LIGNA sets North American attendance record

The 20th LIGNA event drew to a close last Friday, scoring impressive results across the board, according to the show’s producer.

“This event has resoundingly reaffirmed its status as the world’s foremost trade fair for the forestry and wood industries and extended its lead on the competition,” Deutsche Messe AG managing board member Jochen Köckler said in a statement.

More than 40 percent of the show’s visitors came from abroad, topping the figure from the last LIGNA in 2011.

“All the pieces were in place: outstanding exhibitors, high-caliber trade visitors, an abundance of innovations and outstanding international turnout on the part of exhibitors and visitors alike. More than 90,000 professionals from 100 nations attended this year’s LIGNA. Any company aiming to boost its international business was sure to be here in Hannover,” Köckler said.

The show reported a 52 percent increase in attendance from North America, to more than 3,000, establishing a new record for LIGNA. Russian attendance was also found to be notably on the rise.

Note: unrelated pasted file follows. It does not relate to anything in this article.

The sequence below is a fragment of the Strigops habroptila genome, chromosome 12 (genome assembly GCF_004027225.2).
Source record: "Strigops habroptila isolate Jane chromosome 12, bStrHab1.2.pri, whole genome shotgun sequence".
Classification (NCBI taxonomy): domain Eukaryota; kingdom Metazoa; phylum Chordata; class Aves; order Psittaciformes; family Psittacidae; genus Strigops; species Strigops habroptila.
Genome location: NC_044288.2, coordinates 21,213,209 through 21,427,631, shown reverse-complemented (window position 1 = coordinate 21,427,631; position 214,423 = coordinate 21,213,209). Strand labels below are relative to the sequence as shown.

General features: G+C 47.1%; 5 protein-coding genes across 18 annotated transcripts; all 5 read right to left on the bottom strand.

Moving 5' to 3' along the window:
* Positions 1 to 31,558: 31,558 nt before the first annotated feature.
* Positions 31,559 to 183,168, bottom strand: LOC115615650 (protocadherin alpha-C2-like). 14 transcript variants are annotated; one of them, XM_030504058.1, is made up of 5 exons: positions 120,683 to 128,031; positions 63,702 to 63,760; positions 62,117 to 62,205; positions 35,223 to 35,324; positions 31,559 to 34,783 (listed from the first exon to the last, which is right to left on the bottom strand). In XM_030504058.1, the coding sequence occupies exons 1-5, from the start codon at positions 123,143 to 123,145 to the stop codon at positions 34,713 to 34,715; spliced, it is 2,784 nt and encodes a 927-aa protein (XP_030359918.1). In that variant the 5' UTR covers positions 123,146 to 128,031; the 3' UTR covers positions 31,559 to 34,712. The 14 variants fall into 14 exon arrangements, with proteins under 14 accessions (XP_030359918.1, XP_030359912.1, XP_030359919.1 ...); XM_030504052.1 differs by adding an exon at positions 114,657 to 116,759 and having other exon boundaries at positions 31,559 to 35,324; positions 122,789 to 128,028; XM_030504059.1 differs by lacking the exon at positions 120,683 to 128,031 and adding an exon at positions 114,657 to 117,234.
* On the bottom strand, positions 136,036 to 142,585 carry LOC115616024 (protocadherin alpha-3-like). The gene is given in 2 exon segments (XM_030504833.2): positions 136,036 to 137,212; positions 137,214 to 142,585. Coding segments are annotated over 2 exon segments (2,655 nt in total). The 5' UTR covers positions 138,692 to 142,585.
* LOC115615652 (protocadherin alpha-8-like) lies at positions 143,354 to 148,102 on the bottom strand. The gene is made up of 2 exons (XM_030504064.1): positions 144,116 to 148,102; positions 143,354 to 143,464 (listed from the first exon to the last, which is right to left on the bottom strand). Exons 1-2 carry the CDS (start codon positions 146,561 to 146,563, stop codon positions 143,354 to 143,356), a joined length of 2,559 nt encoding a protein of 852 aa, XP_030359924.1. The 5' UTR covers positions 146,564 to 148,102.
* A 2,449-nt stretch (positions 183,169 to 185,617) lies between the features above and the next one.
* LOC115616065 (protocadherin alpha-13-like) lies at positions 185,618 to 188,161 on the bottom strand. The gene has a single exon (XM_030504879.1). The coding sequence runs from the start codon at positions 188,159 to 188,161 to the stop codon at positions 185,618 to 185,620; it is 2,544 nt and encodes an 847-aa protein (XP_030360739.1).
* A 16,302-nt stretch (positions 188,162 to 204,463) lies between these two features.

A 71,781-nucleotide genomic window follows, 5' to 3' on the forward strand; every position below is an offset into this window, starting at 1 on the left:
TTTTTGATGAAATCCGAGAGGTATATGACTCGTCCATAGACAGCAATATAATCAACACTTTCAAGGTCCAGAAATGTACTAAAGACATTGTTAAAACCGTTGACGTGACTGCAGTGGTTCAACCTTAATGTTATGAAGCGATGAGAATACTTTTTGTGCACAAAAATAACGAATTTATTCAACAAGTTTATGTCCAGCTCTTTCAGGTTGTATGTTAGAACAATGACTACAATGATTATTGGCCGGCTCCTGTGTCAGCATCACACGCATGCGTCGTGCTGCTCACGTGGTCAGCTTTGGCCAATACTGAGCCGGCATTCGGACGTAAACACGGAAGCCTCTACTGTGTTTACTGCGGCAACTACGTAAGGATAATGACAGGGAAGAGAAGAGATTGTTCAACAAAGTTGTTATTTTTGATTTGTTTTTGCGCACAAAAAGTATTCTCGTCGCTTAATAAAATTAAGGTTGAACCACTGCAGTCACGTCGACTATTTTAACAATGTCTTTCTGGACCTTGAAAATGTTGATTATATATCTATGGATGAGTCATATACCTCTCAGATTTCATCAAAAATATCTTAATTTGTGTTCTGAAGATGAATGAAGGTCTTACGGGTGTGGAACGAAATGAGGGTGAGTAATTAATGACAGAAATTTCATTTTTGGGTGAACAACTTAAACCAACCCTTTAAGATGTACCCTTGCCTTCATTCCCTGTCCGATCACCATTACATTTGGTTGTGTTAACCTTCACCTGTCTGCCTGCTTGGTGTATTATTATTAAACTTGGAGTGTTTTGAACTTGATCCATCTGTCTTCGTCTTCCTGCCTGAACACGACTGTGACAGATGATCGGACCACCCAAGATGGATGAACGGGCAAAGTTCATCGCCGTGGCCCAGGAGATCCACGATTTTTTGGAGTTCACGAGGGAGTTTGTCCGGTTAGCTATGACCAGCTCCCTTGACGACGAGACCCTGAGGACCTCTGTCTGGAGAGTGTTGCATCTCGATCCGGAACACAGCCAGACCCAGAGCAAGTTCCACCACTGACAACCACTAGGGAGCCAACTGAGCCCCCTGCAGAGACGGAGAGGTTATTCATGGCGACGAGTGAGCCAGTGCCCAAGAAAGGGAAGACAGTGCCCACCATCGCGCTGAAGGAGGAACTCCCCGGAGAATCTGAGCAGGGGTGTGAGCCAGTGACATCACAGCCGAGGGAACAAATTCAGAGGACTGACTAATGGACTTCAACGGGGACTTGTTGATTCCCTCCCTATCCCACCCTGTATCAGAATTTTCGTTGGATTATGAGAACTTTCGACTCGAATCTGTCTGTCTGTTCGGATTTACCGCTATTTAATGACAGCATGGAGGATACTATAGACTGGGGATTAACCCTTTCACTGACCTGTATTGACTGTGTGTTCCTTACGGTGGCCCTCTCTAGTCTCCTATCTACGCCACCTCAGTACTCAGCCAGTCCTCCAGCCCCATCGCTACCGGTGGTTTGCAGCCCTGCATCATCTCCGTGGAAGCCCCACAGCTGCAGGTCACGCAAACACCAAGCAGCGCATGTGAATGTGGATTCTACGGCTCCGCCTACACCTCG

“With everything from high-powered forestry machines to iPad-controlled furniture fabrication systems, the 1,637 exhibitors from 46 countries filled the 124,000 square meters of display space with a stunning array of high-tech innovations,” Köckler said.

“We were especially impressed with the caliber of the international visitors,” added Wolfgang Pöschl, CEO of Michael Weinig AG and chairman of the German Woodworking Machinery Manufacturers’ Association. “We experienced a major turnout by professionals from Eastern Europe, particularly Russia, and huge attendance from the U.S. and other key export markets. We are seeing strong demand for advanced machines with new functions, and are pleased to note that a great deal of momentum is coming from the wood construction sector, as a result its efforts to take sustainability to new heights.”

The next LIGNA is scheduled for May 11-15, 2015. For information, visit www.ligna.de.

Comments (1)
1 Thursday, 16 May 2013 01:35
Edward Smith
I think it's bad journalism to use an acronym in an article and never explain what it stands for. I followed your link and came to a website entirely in German.

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